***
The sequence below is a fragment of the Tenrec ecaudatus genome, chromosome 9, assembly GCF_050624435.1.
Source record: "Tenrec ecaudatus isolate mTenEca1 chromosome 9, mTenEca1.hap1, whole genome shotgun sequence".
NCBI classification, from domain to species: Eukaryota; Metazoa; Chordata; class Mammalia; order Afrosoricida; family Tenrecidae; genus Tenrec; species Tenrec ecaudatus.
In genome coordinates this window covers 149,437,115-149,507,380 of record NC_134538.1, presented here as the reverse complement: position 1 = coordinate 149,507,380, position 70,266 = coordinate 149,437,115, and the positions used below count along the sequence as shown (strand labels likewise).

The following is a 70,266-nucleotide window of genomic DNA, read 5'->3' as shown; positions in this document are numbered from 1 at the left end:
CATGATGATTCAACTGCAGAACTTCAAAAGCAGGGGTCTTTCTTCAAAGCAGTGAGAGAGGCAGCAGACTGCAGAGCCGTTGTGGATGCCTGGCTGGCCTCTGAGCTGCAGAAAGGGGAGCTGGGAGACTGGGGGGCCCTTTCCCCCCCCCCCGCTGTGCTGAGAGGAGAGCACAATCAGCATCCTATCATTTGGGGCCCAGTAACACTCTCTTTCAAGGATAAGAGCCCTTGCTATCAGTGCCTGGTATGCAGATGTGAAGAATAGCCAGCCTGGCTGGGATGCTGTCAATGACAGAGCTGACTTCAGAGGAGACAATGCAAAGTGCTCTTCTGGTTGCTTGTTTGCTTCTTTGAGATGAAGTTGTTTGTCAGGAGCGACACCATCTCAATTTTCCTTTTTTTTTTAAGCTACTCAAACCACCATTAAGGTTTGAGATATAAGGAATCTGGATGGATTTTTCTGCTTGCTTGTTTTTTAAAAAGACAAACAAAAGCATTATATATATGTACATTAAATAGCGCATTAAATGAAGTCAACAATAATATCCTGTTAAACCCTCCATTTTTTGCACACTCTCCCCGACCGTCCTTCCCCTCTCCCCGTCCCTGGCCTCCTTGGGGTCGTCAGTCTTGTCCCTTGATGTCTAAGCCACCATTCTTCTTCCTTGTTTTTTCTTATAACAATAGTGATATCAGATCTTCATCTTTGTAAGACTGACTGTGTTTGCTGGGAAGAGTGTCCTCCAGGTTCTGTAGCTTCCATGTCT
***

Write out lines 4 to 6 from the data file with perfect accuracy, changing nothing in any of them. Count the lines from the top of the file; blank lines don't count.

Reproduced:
In genome coordinates this window covers 149,437,115-149,507,380 of record NC_134538.1, presented here as the reverse complement: position 1 = coordinate 149,507,380, position 70,266 = coordinate 149,437,115, and the positions used below count along the sequence as shown (strand labels likewise).

The following is a 70,266-nucleotide window of genomic DNA, read 5'->3' as shown; positions in this document are numbered from 1 at the left end:
CATGATGATTCAACTGCAGAACTTCAAAAGCAGGGGTCTTTCTTCAAAGCAGTGAGAGAGGCAGCAGACTGCAGAGCCGTTGTGGATGCCTGGCTGGCCTCTGAGCTGCAGAAAGGGGAGCTGGGAGACTGGGGGGCCCTTTCCCCCCCCCCCGCTGTGCTGAGAGGAGAGCACAATCAGCATCCTATCATTTGGGGCCCAGTAACACTCTCTTTCAAGGATAAGAGCCCTTGCTATCAGTGCCTGGTATGCAGATGTGAAGAATAGCCAGCCTGGCTGGGATGCTGTCAATGACAGAGCTGACTTCAGAGGAGACAATGCAAAGTGCTCTTCTGGTTGCTTGTTTGCTTCTTTGAGATGAAGTTGTTTGTCAGGAGCGACACCATCTCAATTTTCCTTTTTTTTTTAAGCTACTCAAACCACCATTAAGGTTTGAGATATAAGGAATCTGGATGGATTTTTCTGCTTGCTTGTTTTTTAAAAAGACAAACAAAAGCATTATATATATGTACATTAAATAGCGCATTAAATGAAGTCAACAATAATATCCTGTTAAACCCTCCATTTTTTGCACACTCTCCCCGACCGTCCTTCCCCTCTCCCCGTCCCTGGCCTCCTTGGGGTCGTCAGTCTTGTCCCTTGATGTCTAAGCCACCATTCTTCTTCCTTGTTTTTTCTTATAACAATAGTGATATCAGATCTTCATCTTTGTAAGACTGACTGTGTTTGCTGGGAAGAGTGTCCTCCAGGTTCTGTAGCTTCCATGTCT